Study Guide

White Teeth Chapter 15

By Zadie Smith

Chapter 15

Chalfenism Versus Bowdenism

  • Irie hasn't seen her grandmother in six years, and Hortense certainly looks older, but Irie feels a sense of familiarity when she walks in.
  • Hortense rubs bay rum all over Irie's face to cure Irie's fever, a remedy more painful than the malady itself. Hortense 1, Irie 0.
  • Hortense is super happy that Irie has come back because she thinks it means she's come back to God. Irie tells her that this is not at all true.
  • Irie's grandmother talks about how black and white were never meant to mix; she says nothing good can come of it. Um, that's kind of offensive.
  • Irie has to sleep on the sofa because apparently, her grandma is totally living with this dude, Ryan Topps, since Irie's grandfather died. Irie's imagination immediately runs away, but Hortense assures Irie that Mr. Topps is very proper. He's never been married… except to the church.
  • When Irie meets Ryan, Hortense introduces her to him as Clara's daughter. She then whispers that Irie might have been his. Scandalous.
  • Not surprised by Hortense's aside, Irie just adds it to the list of incomplete stories her family tells, or doesn't tell. It's like, what's a girl to do?
  • Ryan strangely tells Irie that any memory he has of her mother has disappeared.
  • Irie and Ryan talk for a bit, and she thinks Ryan is weird. Her grandmother conveniently says that the chosen ones always seem weird to the heathens. Ah, everything makes sense now.
  • The narrative jumps to a phone conversation and yet another mother-daughter fight. Clara is threatening her mother against filling Irie's head with ridiculousness about the second coming. Irie picks up and tells Clara that she is not coming home so not to worry about her.
  • But if Clara's atheism is fragile, Irie's is not. Hortense and Ryan mostly just amuse her.
  • Hortense, on the other hand, lives constantly on the edge of annihilation and always in the realm of seriousness. The world is always about to end.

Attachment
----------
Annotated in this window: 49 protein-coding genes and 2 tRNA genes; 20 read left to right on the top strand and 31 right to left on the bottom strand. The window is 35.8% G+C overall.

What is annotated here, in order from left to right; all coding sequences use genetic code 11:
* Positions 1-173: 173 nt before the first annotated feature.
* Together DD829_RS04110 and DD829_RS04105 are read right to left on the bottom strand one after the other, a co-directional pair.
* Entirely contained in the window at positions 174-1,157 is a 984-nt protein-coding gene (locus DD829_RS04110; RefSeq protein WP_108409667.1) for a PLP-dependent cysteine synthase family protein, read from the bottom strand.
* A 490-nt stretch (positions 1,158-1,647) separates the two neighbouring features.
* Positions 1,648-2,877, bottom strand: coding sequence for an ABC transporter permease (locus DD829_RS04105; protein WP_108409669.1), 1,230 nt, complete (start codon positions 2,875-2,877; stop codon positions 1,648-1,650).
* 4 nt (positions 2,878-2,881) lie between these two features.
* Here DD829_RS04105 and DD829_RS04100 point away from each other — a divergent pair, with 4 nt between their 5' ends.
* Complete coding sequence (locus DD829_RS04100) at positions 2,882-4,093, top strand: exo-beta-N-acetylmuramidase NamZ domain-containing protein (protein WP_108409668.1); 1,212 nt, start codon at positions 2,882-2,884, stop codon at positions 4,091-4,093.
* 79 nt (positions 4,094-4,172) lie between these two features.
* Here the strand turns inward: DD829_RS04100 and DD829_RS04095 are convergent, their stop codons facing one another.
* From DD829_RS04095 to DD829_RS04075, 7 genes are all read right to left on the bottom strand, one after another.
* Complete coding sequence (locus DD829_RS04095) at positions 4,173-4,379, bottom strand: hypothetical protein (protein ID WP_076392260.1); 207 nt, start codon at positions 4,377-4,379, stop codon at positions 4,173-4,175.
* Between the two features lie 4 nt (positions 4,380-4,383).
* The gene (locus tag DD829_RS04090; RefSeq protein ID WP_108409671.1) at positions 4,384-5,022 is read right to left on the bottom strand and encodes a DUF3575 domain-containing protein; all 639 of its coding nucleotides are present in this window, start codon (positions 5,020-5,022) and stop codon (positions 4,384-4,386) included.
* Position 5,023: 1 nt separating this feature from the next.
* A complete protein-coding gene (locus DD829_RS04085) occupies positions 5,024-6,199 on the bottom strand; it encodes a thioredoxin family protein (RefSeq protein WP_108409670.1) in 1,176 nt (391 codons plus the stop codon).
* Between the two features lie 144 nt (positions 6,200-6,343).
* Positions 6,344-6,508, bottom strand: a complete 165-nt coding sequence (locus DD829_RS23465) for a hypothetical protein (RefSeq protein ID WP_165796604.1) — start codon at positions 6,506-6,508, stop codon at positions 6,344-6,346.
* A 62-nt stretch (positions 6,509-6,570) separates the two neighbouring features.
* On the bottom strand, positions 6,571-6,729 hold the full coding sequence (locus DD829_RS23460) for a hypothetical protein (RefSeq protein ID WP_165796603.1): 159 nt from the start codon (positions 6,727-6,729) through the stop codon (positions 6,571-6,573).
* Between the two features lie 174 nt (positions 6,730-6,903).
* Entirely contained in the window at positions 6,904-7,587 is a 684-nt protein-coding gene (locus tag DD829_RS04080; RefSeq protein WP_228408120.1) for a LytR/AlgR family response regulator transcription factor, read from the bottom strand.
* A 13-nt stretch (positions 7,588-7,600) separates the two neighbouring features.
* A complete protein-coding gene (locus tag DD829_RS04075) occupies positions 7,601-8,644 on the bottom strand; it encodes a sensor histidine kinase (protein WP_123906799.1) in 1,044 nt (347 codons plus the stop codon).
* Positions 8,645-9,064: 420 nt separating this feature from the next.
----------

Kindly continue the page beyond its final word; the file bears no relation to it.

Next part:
• Revelation, the narrator tells us, is where the crazy people end up. And Bowdenism—Hortense's particular branch of crazy—is part Jehovah's Witnesses, part Revelation, and 100% nutso.
  • After a few weeks of just hanging out in the crazy house, Irie starts going back to school.
  • In her grandmother's house, Irie uncovers artifacts of the Bowden family secrets, mostly in the form of photographs
  • In the spring, Irie hears Joyce Chalfen on the radio talking on Gardeners' Question Time. She switches Joyce off, which feels therapeutic to her. Irie would probably like an off switch in real life too.
  • One day Joshua Chalfen shows up at the door yelling about how he's sick of his family. He says they go on about rights and freedoms but then they eat fifty chickens every week. Hang on, he'll explain.
  • He goes on and on, and he also hands Irie a leaflet from the FATE organization (Fighting Animal Torture and Exploitation) about the facts of eating meat.
  • Josh explains how his organization comes from an academic and anarchist perspective.
  • Much like Irie, Josh is planning on running off for a while and missing some school. He's going to Glastonbury with Joely and Crispin, the founders of FATE.
  • Joshua has decided that his father and FutureMouse are insane and plans to fight Marcus's extremism with a version of his own.
  • On April Fool's Day, Samad shows up at Hortense's house to see Irie. No, it's not a joke. He asks Irie if she has seen his good-for-nothing son (gee, why would Millat avoid his father?) and then breaks down crying before she can reply.
  • Running away seems to be the new big thing. Millat, it turns out, has been missing for three weeks, but Samad actually knows where he is. He is on a retreat with KEVIN.
  • Samad is also distressed that Magid is coming back to England to study the law instead of focusing on God's laws. It doesn't help that the Chalfens are paying for his return.
  • Pretty much nothing is going Samad's way. The son Samad sent home is about to return to England a proper Englishman, and the son he kept in England is a Muslim fundamentalist.
  • Hortense and Ryan come home that evening very excited; Hortense is waiting for news from a Mr. Charles Wintry in Brooklyn.
  • While Ryan is waiting on hold to talk to Mr. Wintry, Hortense tells Irie that she wants to be part of the 144,000 people to ascend to the kingdom of heaven at the end of the world.
  • Ryan comes back with the news that God never intended for a third millennium, and Hortense is thrilled that she will live to see the end. People are not usually quite so pumped for the end of the world. Except maybe REM.
  • Irie and Hortense agree to go to Jamaica for the year 2000.